• The existence of Turing and the crypto-logic bomb suggests that British code-breaking methods proceeded as they did *here*, which implies the existence of Colossus and therefore suggests that vacuum tubes were invented before World War II rather than after. So clearly, unless some sort of weirdness happened, the invention of computer technology by Solas couldn't have been of the vacuum-tube sort. (Although perhaps Colossus *there* was electromechanical like the bombe/crypto-logic bomb, but this really depends on how similar the FK's code-breaking project was to the UK's code-breaking project *here* and IB technology is enough of a dinosaur as is, I don't know if we need to set it back furthér!)
  • The transistor *here* was invented in 1947 and rendered vacuum tubes obsolete in around the late 1950s if I understand correctly. Now, adjusting for GWII (bit hard to carry out civilian technological development in the middle of a war, don't you think?) and assuming transistor development proceeded as *here*, they would be invented in 1951 and render vacuum tubes obsolete in the early 1960s. Now, in the article it says that vacuum tubes are "30 year old technology", which appears to have been written in 2005. This suggests that vacuum tubes were still being used in 1975. Now, does "30 year old technology" mean that they were in common use in 1975, or that they haven't been used (much) since then? If they were still in common vogue in 1975, then why didn't the transistor replace them earlier? Here are two solutions I can think to that little issue:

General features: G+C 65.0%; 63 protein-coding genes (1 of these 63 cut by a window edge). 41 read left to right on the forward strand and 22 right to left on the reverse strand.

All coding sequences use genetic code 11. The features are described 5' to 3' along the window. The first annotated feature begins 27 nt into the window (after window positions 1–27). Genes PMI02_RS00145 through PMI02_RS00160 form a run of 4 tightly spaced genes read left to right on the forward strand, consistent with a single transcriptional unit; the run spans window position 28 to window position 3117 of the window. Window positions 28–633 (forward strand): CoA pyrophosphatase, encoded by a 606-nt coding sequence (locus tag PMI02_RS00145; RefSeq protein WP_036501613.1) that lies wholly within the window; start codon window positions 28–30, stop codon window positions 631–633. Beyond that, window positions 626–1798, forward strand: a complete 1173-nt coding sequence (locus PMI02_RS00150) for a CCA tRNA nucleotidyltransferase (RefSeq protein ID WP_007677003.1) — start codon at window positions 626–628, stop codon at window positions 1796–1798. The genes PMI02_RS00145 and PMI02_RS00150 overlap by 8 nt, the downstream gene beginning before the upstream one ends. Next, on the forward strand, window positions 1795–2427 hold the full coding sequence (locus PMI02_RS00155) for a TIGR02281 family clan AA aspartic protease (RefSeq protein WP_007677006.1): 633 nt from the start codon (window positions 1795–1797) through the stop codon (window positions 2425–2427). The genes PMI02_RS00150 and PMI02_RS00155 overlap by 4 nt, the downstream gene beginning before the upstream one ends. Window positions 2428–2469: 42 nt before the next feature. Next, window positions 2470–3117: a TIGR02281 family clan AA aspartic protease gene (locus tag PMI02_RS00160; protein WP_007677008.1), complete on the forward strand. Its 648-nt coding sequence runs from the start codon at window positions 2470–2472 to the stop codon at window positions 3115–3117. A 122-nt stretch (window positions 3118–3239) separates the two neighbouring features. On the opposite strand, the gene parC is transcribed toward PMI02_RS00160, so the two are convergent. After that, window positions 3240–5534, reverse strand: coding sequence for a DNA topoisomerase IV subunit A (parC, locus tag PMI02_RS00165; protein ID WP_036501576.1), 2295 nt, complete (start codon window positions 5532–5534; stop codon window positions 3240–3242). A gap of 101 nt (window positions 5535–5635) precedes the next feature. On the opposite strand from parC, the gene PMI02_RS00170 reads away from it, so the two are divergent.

• The transistor is invented in 1951 as I outlined. Bardeen, Brattain, and Shockley (or some Irish equivalents) receive the Nobel Prize for their brilliant invention, and everyone goes home happily ever after. And then... nothing happens. The lack of a Cold War simply means that no support is drummed up for more advanced computers. They remain a magnificent invention, but little more than a university curiosity. Until a couple of young Irish geniuses start looking into developing the technology further, computer development remains static (maybe at around ENIAC-level).